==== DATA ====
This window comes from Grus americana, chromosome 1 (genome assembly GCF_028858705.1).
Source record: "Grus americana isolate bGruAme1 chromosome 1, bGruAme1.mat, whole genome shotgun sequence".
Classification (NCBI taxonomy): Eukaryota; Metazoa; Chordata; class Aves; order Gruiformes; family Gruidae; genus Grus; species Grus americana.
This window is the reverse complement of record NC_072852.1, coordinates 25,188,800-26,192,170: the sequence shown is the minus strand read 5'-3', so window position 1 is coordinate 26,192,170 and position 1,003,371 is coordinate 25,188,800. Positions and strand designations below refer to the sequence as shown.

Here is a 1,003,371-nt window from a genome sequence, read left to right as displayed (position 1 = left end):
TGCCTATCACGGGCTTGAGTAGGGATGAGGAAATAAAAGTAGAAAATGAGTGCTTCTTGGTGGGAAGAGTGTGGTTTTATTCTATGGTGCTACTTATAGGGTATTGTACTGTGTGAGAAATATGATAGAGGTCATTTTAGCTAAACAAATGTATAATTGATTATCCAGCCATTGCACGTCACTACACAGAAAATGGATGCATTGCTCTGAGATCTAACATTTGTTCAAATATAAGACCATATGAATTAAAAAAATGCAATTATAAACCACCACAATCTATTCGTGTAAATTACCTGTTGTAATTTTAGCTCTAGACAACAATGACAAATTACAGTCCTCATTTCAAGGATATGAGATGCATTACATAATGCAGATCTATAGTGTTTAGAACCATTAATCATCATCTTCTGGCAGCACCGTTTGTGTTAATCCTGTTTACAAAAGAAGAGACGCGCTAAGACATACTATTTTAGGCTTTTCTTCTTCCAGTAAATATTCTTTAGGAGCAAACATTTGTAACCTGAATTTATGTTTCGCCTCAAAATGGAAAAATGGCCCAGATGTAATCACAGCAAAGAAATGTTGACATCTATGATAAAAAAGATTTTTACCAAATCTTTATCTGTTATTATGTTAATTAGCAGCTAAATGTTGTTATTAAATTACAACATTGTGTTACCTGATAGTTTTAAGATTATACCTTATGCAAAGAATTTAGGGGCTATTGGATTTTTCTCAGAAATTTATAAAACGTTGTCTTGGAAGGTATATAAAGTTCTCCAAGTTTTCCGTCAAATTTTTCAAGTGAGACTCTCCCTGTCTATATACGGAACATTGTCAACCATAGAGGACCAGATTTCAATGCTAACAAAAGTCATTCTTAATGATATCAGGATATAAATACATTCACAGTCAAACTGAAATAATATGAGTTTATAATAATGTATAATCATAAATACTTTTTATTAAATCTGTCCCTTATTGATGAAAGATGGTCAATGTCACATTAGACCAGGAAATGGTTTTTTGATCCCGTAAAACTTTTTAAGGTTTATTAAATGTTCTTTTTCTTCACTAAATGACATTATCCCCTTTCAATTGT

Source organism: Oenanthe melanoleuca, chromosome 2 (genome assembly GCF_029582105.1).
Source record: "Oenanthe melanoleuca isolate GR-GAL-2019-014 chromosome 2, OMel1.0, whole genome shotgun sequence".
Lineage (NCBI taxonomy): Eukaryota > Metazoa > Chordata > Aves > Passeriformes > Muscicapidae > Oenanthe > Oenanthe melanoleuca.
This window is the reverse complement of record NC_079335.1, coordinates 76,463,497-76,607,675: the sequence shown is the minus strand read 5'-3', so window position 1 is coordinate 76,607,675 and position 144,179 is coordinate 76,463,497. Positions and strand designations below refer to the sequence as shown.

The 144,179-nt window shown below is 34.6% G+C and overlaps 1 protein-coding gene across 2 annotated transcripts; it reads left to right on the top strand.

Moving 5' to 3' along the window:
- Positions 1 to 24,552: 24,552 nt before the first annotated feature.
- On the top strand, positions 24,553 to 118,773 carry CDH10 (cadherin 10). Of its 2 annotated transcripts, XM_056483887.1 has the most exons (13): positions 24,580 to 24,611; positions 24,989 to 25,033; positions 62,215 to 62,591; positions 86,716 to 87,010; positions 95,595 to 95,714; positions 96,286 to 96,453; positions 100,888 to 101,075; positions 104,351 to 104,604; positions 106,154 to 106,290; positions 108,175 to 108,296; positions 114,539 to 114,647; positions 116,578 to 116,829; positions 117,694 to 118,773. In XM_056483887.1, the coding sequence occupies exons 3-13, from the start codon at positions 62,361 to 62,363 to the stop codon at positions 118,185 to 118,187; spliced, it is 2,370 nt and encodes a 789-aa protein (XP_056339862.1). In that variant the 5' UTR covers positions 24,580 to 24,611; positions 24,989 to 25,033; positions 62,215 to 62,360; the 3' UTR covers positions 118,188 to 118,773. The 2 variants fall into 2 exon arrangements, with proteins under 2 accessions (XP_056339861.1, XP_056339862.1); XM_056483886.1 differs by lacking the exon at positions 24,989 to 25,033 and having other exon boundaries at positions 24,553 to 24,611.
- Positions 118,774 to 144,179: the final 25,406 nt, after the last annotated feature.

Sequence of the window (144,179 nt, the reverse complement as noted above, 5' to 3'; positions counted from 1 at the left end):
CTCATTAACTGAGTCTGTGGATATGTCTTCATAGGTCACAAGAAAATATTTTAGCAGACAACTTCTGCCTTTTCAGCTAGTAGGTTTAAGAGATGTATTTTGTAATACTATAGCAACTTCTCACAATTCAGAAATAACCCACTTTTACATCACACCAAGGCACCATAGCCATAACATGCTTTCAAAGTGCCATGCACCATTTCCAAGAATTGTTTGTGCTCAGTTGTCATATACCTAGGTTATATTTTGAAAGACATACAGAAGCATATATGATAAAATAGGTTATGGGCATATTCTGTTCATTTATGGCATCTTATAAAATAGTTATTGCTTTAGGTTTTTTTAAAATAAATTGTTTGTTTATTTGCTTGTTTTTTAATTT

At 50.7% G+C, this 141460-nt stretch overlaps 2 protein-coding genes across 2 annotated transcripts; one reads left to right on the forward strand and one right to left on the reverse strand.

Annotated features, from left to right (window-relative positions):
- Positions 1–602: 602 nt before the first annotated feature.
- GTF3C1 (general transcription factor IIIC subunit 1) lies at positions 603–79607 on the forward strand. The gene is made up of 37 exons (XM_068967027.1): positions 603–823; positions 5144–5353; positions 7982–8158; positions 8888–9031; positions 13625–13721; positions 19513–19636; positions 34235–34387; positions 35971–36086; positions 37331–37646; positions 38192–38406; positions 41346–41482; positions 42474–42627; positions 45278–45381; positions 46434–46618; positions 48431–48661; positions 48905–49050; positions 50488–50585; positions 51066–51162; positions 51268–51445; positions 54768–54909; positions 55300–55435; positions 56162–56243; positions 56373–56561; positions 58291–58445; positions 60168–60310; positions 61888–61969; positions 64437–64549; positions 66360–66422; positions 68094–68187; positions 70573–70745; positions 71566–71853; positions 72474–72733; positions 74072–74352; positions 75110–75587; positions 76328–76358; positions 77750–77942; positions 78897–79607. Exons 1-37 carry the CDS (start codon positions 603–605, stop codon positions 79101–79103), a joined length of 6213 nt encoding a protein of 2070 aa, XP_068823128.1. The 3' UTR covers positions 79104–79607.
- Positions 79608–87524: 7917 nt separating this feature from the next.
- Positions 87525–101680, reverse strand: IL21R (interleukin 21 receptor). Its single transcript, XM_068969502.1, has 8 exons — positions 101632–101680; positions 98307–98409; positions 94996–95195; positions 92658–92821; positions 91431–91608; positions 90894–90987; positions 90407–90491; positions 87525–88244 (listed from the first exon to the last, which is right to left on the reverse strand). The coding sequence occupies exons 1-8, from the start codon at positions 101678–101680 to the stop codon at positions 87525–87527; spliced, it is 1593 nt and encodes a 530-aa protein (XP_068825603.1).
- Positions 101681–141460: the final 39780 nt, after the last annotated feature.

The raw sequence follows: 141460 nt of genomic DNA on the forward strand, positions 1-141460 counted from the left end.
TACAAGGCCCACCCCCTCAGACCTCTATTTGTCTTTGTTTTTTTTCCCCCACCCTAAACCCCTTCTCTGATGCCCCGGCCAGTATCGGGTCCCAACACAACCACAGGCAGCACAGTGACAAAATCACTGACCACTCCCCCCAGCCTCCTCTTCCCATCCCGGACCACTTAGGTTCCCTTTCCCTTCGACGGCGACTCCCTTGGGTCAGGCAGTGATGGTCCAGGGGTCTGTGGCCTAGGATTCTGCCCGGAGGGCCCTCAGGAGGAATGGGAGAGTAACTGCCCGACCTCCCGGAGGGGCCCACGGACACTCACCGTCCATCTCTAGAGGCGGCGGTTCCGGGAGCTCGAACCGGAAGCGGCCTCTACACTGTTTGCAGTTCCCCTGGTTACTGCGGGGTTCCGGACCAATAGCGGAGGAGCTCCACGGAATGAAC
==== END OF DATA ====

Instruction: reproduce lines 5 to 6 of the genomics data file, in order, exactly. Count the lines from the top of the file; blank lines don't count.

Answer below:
Here is a 1,003,371-nt window from a genome sequence, read left to right as displayed (position 1 = left end):
TGCCTATCACGGGCTTGAGTAGGGATGAGGAAATAAAAGTAGAAAATGAGTGCTTCTTGGTGGGAAGAGTGTGGTTTTATTCTATGGTGCTACTTATAGGGTATTGTACTGTGTGAGAAATATGATAGAGGTCATTTTAGCTAAACAAATGTATAATTGATTATCCAGCCATTGCACGTCACTACACAGAAAATGGATGCATTGCTCTGAGATCTAACATTTGTTCAAATATAAGACCATATGAATTAAAAAAATGCAATTATAAACCACCACAATCTATTCGTGTAAATTACCTGTTGTAATTTTAGCTCTAGACAACAATGACAAATTACAGTCCTCATTTCAAGGATATGAGATGCATTACATAATGCAGATCTATAGTGTTTAGAACCATTAATCATCATCTTCTGGCAGCACCGTTTGTGTTAATCCTGTTTACAAAAGAAGAGACGCGCTAAGACATACTATTTTAGGCTTTTCTTCTTCCAGTAAATATTCTTTAGGAGCAAACATTTGTAACCTGAATTTATGTTTCGCCTCAAAATGGAAAAATGGCCCAGATGTAATCACAGCAAAGAAATGTTGACATCTATGATAAAAAAGATTTTTACCAAATCTTTATCTGTTATTATGTTAATTAGCAGCTAAATGTTGTTATTAAATTACAACATTGTGTTACCTGATAGTTTTAAGATTATACCTTATGCAAAGAATTTAGGGGCTATTGGATTTTTCTCAGAAATTTATAAAACGTTGTCTTGGAAGGTATATAAAGTTCTCCAAGTTTTCCGTCAAATTTTTCAAGTGAGACTCTCCCTGTCTATATACGGAACATTGTCAACCATAGAGGACCAGATTTCAATGCTAACAAAAGTCATTCTTAATGATATCAGGATATAAATACATTCACAGTCAAACTGAAATAATATGAGTTTATAATAATGTATAATCATAAATACTTTTTATTAAATCTGTCCCTTATTGATGAAAGATGGTCAATGTCACATTAGACCAGGAAATGGTTTTTTGATCCCGTAAAACTTTTTAAGGTTTATTAAATGTTCTTTTTCTTCACTAAATGACATTATCCCCTTTCAATTGT